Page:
Asphalt Overdrive is an Endless Runner Disguised as a Racing Game

While it would be unfair to completely edge Asphalt Overdrive out of the racing genre just because of its control scheme, the fact remains that this game is actually an endless runner using car skins. You switch between three lanes while automatically moving forward and perform various moves in order to avoid obstacles –along the way you pick up stuff that lets you earn more points. Lastly, at the end of each run, you use any points accumulated in order to upgrade your stats. These are all the basic tenets of an endless runner game –and that is in no way a bad thing for Asphalt Overdrive with its wonderfully designed graphics and interesting gameplay. It does, however, have a huge degree of IAP based content that can get a little too annoying to deal with.

Asphalt Overdrive Review

What is Asphalt Overdrive?

Asphalt Overdrive is a free to play mobile app game. At first glance, it looks like Gameloft created a beautifully rendered racing game set in the 1980's. While it is true that the environment and the cars are well detailed (and the animation is pretty fluid), this is not actually a real "racing" game. Overdrive is actually an endless runner. You can only switch between three lanes, there are no controls for acceleration or braking (you only have a trigger for nitro). No tight turns, no drifting, no slipstreaming, or any other similar driving mechanics are present.

So yes, if you were hoping for an eighties-style racing game full of muscle cars that you could go bumper to bumper on other racers with, this game will not let you do that. But what it does is let you enjoy a pretty selection of era-specific vehicles (and a few notable entries like the DeLorean) and taken them out for an automated drive through randomized tracks.

Steering Gets Edgy

The three lanes system in the game is filled with ramps, power ups, immovable obstacles that you can crash into, and plenty of other randomized traffic. By making plenty of near-misses, good jumps, and other stunts (like switching lanes mid-air), you can build up a nitro bar for boosting your speed. This is particularly useful when you get closed in on by the police. The game is very score and point based (which determines how much credits you earn per run –so doing stunts actually pays off), and it works well with the overall feel and pacing of your progress. Players can upgrade their car performance or invest in a completely new vehicle instead.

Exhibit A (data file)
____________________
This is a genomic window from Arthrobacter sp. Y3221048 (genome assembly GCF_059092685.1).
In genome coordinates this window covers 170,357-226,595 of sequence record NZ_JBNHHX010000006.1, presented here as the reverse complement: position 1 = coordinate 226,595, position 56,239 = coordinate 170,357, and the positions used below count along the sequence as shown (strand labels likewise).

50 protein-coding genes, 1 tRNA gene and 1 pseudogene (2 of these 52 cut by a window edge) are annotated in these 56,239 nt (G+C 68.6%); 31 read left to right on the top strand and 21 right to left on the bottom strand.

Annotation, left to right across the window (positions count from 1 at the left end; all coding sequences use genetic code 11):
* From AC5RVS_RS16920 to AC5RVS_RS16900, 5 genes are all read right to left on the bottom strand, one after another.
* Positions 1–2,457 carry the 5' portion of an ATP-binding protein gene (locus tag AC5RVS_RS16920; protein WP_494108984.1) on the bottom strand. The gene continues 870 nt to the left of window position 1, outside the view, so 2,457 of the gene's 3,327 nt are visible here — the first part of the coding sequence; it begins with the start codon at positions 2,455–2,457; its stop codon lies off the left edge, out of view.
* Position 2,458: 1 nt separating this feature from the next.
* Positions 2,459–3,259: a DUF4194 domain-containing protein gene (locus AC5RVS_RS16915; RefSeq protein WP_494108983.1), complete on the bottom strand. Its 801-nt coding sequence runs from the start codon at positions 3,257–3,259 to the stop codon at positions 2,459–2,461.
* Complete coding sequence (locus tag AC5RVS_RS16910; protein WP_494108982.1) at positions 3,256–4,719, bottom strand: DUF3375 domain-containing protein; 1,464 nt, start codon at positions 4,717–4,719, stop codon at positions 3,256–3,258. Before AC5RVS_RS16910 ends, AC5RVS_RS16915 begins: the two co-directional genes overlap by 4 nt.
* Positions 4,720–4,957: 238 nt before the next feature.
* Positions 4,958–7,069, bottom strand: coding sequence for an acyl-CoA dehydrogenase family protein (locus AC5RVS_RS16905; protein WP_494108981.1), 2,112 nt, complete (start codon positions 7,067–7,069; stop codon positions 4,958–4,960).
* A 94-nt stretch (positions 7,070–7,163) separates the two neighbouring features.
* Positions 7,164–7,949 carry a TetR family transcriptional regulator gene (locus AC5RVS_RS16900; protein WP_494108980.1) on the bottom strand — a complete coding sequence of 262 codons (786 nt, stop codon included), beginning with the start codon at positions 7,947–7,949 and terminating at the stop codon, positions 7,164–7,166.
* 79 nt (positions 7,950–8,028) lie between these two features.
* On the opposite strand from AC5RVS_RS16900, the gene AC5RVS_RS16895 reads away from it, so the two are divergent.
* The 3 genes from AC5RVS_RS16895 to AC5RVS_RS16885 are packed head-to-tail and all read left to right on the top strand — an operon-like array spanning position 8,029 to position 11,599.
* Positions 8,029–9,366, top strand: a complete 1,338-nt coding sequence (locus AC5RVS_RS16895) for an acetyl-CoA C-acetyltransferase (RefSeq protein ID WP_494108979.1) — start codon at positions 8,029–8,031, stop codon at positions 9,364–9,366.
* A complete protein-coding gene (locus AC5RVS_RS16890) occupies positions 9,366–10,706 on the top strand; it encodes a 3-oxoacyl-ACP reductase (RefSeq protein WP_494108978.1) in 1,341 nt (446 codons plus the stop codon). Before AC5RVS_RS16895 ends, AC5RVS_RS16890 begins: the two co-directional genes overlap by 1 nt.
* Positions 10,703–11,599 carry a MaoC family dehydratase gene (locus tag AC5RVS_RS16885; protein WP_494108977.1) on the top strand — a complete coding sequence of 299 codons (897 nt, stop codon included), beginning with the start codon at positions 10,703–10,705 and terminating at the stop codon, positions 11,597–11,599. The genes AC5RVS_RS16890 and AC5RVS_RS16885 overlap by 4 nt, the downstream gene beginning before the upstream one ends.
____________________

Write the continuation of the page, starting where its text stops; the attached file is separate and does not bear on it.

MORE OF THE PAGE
Speaking of buying new cars, the lineup here is a good way to stir up a motor-junkie's appetite. Great yet rarely seen in games cars like the DeLorean DMC-12 (yes, the one from Back to the Future), Ford Mustang's GT Fastback, and the Hummer H4 take their places in the spotlight along with more predictable offerings like Ferrari's Testarossa and the Lamborghini Countach. Aside from each car having unique stats and overall performance, they also have bonus passive abilities. Some cars will allow you to earn more cash, some have better score multipliers, others will cost you less fuel –it all varies and sometimes, you might want to take a less specced vehicle for the benefit of its abilities.

Asphalt Overdrive Review

Constant IAP Nagging

One of Gameloft's biggest problems in game development is that they simply cannot stop themselves from putting too much on an emphasis on IAP. There is already a fuel wait timer that keeps you from being able to grind progress (which is already a slow thing to begin with). While we are not entirely averse to the presence of IAP content (developers do need to earn), there is a way to put the attention of players to it without having to make it a burden to the gameplay.

Sunny Driving Days

While there are no real courses or racing tournaments in the game, you still get to control one of many powerful and awesome vehicles and take them to the streets for some pretty wild rides (and police chases). CSR Racing also removes the steering, but car fans love it too. Asphalt Overdrive deserves just as much attention. In addition to being a good endless runner, the beautiful visuals, clever mechanics, and the decently made ladder system (made of 5 tiers) makes it a very satisfying game to play –if it only were not for the IAP system being a little too overbearing.